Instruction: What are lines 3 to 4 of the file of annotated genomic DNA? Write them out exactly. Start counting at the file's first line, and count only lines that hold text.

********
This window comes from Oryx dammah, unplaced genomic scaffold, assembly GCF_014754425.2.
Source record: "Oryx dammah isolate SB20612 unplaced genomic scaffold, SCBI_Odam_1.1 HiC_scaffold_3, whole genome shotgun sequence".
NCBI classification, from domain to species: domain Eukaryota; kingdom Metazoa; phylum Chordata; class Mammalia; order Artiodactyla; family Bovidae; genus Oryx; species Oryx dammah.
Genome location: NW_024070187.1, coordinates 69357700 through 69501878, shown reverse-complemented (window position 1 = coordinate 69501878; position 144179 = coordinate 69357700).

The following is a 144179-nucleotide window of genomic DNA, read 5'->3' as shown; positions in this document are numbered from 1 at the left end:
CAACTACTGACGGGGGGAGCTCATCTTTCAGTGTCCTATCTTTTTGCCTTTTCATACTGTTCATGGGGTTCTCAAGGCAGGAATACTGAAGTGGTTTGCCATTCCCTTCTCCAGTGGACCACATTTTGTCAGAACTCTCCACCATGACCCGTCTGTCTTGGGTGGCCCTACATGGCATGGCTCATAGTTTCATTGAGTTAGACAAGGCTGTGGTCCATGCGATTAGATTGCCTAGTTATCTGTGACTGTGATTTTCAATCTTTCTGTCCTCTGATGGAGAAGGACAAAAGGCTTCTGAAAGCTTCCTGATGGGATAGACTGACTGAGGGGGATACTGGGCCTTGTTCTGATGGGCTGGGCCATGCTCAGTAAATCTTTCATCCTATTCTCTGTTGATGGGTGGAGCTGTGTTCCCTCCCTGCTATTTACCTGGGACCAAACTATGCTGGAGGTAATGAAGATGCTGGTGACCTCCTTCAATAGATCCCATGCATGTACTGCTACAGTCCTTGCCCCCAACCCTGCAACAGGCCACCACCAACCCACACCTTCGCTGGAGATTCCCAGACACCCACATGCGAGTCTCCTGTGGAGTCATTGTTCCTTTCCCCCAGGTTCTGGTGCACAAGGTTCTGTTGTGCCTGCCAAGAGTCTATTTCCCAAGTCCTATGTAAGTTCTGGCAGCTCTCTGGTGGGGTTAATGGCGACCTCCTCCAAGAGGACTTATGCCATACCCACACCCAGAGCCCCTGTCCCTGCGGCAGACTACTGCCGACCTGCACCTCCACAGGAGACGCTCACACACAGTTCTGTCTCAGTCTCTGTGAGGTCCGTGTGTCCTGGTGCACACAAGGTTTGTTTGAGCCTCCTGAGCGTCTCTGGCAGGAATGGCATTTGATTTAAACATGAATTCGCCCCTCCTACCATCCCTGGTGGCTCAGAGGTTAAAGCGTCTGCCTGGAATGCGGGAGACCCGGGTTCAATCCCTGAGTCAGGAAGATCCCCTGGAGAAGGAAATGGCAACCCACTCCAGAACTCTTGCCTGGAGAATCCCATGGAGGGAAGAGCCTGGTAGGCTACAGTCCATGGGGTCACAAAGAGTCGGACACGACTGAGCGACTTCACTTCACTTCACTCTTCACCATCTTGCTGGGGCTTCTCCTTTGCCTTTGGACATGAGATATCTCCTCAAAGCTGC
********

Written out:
NCBI classification, from domain to species: domain Eukaryota; kingdom Metazoa; phylum Chordata; class Mammalia; order Artiodactyla; family Bovidae; genus Oryx; species Oryx dammah.
Genome location: NW_024070187.1, coordinates 69357700 through 69501878, shown reverse-complemented (window position 1 = coordinate 69501878; position 144179 = coordinate 69357700).